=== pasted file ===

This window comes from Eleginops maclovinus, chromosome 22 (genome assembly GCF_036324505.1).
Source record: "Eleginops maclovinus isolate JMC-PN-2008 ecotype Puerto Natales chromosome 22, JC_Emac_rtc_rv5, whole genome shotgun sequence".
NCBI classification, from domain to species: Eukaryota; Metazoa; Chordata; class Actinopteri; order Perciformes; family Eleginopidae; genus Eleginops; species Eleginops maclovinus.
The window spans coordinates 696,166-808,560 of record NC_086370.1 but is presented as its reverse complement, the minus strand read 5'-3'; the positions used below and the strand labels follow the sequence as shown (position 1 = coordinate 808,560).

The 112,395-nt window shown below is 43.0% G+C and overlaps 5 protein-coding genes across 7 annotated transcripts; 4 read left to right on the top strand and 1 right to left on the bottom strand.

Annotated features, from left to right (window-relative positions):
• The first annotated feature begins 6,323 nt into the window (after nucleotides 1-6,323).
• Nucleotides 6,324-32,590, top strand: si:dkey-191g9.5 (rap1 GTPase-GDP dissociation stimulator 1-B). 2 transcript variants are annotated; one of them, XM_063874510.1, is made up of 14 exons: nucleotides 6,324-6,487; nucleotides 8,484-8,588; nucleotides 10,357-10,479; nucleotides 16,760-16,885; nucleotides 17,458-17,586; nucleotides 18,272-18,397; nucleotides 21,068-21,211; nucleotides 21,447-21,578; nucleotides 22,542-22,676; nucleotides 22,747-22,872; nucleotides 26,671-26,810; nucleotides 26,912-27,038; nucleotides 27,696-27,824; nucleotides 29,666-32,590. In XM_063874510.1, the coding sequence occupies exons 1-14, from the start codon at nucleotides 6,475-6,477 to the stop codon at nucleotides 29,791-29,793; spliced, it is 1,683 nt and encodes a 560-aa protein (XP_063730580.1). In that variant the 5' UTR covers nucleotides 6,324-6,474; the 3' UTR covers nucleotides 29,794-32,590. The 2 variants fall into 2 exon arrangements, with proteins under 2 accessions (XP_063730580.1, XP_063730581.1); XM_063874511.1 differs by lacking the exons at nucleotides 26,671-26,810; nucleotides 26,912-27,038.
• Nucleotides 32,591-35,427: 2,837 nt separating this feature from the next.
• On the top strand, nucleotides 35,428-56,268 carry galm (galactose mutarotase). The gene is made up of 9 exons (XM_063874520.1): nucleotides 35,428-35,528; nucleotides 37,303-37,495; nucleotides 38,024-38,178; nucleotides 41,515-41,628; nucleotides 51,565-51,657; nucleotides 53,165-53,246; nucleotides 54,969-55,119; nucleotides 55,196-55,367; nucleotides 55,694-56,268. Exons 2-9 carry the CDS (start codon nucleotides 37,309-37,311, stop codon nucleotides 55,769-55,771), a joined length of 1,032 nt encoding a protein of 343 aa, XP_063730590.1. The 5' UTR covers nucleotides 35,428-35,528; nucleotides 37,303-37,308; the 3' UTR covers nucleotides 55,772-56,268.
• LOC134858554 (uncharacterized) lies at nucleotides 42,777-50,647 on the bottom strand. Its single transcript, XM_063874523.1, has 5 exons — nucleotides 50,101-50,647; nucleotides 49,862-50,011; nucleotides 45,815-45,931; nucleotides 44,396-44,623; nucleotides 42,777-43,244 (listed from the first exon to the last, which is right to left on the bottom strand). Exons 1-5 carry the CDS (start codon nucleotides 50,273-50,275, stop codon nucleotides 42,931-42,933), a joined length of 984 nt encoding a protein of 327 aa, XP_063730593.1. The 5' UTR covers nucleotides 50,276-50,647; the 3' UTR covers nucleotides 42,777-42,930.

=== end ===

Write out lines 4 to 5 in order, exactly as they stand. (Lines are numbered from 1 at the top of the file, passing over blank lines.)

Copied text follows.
The window spans coordinates 696,166-808,560 of record NC_086370.1 but is presented as its reverse complement, the minus strand read 5'-3'; the positions used below and the strand labels follow the sequence as shown (position 1 = coordinate 808,560).

The 112,395-nt window shown below is 43.0% G+C and overlaps 5 protein-coding genes across 7 annotated transcripts; 4 read left to right on the top strand and 1 right to left on the bottom strand.